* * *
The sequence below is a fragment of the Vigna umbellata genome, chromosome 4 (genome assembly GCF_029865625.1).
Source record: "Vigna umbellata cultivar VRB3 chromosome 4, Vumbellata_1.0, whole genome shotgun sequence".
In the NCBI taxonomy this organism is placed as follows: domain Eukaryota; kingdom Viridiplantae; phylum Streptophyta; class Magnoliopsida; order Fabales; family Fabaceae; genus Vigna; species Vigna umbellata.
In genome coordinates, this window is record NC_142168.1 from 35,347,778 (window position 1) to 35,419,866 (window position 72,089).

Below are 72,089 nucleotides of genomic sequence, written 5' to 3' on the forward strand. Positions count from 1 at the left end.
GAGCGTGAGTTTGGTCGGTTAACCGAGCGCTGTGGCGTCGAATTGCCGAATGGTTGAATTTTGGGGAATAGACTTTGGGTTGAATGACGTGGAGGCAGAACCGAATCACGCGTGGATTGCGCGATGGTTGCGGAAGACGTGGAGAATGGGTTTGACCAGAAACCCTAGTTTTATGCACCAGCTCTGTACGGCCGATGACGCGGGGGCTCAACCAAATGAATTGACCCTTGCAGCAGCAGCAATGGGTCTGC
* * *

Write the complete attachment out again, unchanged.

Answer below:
The sequence below is a fragment of the Vigna umbellata genome, chromosome 4 (genome assembly GCF_029865625.1).
Source record: "Vigna umbellata cultivar VRB3 chromosome 4, Vumbellata_1.0, whole genome shotgun sequence".
In the NCBI taxonomy this organism is placed as follows: domain Eukaryota; kingdom Viridiplantae; phylum Streptophyta; class Magnoliopsida; order Fabales; family Fabaceae; genus Vigna; species Vigna umbellata.
In genome coordinates, this window is record NC_142168.1 from 35,347,778 (window position 1) to 35,419,866 (window position 72,089).

Below are 72,089 nucleotides of genomic sequence, written 5' to 3' on the forward strand. Positions count from 1 at the left end.
GAGCGTGAGTTTGGTCGGTTAACCGAGCGCTGTGGCGTCGAATTGCCGAATGGTTGAATTTTGGGGAATAGACTTTGGGTTGAATGACGTGGAGGCAGAACCGAATCACGCGTGGATTGCGCGATGGTTGCGGAAGACGTGGAGAATGGGTTTGACCAGAAACCCTAGTTTTATGCACCAGCTCTGTACGGCCGATGACGCGGGGGCTCAACCAAATGAATTGACCCTTGCAGCAGCAGCAATGGGTCTGC